You are on page 1of 5

Vda. da Bataclan v.

Medina Facts:  The deceased Juan Bataclan was among the passengers of Medina Transportation, driven by Conrado Saylon and operated by Mariano Medina.  On its way from Cavite to Pasay, the front tires burst and the vehicle fell into a canal. Some passengers were able to escape by themselves or with some help, while there were 4, including Bataclan, who could not get out.  Their cries were heard in the neighbourhood. Then there came about 10 men, one of them carrying a torch. As they approached the bus, it caught fire and the passengers died. The fire was due to gasoline leak and the torch.  Salud Villanueva Vda. de Bataclan, in her name and on behalf of her 5 minor children, sought to claim damages from the bus company. Issue: What was the proximate cause of the death of Juan and the other passengers? Ruling:     The SC held that the case involves a breach of contract of transportation for hire, the Medina Transportation having undertaken to carry Bataclan safely to his destination, Pasay City. There was negligence on the part of the defendant, through his agent, the driver Saylon. There is evidence to show that at the time of the blow out, the bus was speeding. The proximate cause is the cause, which, in natural and continuous sequence, unbroken by any efficient intervening cause, produces the injury, and without which the result would not have occurred. SC held that the proximate cause was the overturning of the bus, this for the reason that when the vehicle turned not only on its side but completely on its back, the leaking of the gasoline from the tank was not unnatural or unexpected; that the coming of the men with a lighted torch was in response to the call for help. In other words, the coming of the men with a torch was to be expected and was a natural sequence of the overturning of the bus, the trapping of some of its passengers and the call for outside help. The burning of the bus can also in part be attributed to the negligence of the carrier, through is driver and its conductor. According to the witness, the driver and the conductor were on the road walking back and forth. The driver should and must have known that in the position in which the overturned bus was, gasoline could and must have leaked from the gasoline tank and yet neither the driver nor the conductor would appear to have cautioned or taken steps to warn the rescuers not to bring the lighted torch too near the bus.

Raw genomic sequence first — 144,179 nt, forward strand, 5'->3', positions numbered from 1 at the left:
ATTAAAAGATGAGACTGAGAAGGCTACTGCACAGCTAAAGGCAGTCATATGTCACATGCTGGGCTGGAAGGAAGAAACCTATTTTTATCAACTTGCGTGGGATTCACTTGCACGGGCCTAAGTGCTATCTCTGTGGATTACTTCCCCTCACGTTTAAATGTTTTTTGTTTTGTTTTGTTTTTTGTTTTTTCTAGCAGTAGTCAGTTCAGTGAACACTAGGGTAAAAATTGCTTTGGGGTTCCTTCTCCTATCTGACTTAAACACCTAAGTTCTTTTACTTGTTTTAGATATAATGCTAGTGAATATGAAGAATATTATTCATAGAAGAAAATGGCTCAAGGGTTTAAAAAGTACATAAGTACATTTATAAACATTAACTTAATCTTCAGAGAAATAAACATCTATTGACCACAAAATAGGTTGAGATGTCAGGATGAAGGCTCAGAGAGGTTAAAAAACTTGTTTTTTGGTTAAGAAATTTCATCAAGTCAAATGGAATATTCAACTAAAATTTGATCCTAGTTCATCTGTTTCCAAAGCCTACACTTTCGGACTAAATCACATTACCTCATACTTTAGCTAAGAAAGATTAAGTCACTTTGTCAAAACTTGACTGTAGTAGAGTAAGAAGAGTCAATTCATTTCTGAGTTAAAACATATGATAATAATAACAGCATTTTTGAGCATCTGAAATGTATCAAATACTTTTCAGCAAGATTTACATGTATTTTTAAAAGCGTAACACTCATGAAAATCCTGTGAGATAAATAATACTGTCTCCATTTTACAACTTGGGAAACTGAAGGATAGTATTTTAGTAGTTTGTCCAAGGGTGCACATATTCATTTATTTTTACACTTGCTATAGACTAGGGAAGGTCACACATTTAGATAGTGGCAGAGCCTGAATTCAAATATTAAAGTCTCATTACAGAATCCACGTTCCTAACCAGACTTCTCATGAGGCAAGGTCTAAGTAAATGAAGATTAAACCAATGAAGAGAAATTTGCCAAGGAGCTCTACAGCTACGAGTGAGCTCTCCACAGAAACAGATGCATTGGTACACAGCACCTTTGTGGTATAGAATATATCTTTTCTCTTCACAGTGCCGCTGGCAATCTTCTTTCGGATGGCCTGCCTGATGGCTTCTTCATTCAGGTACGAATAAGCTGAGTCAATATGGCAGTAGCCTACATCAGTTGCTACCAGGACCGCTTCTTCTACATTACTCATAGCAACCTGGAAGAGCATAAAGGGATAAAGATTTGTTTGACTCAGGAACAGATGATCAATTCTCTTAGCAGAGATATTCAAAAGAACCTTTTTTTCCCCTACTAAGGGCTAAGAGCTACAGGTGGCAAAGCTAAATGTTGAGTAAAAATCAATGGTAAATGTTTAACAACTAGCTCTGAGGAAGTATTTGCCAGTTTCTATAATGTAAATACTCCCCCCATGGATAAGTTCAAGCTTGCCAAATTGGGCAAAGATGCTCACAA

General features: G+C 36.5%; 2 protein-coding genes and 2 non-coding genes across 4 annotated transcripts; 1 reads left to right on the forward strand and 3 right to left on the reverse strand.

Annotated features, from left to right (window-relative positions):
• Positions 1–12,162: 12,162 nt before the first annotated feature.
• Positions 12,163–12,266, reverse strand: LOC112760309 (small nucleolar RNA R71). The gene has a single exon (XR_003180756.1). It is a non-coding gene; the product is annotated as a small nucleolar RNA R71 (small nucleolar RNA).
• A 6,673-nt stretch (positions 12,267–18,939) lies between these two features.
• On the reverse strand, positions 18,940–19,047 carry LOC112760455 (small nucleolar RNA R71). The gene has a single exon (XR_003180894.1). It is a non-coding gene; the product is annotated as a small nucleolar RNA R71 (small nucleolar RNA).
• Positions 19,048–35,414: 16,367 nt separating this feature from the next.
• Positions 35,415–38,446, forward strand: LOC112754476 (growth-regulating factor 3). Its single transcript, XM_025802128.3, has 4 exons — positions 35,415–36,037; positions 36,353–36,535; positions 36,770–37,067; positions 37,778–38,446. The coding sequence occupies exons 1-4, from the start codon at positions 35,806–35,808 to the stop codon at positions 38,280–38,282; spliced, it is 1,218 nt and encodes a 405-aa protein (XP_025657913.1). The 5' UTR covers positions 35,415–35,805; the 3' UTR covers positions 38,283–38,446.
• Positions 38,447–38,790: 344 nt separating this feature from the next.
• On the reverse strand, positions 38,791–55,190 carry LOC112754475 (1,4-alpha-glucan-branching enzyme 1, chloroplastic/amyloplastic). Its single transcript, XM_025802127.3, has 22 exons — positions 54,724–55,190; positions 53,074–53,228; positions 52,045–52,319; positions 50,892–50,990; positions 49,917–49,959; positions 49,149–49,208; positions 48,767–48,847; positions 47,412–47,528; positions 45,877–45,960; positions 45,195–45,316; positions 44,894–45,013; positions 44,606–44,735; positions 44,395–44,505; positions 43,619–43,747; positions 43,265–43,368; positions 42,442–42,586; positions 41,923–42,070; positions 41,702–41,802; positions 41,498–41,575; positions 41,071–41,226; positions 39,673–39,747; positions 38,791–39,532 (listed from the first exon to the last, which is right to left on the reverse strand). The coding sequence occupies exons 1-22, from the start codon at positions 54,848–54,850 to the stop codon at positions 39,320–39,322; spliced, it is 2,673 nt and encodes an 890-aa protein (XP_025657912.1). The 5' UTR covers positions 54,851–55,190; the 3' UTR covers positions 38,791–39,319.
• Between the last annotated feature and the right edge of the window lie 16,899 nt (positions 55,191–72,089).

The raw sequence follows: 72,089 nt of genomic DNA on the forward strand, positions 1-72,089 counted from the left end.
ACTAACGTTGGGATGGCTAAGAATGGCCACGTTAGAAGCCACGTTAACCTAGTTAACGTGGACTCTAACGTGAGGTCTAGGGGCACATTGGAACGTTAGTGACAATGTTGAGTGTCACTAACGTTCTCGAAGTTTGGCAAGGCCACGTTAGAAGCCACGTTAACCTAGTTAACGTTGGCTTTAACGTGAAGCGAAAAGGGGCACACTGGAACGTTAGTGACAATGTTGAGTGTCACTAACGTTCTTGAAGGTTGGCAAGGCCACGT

 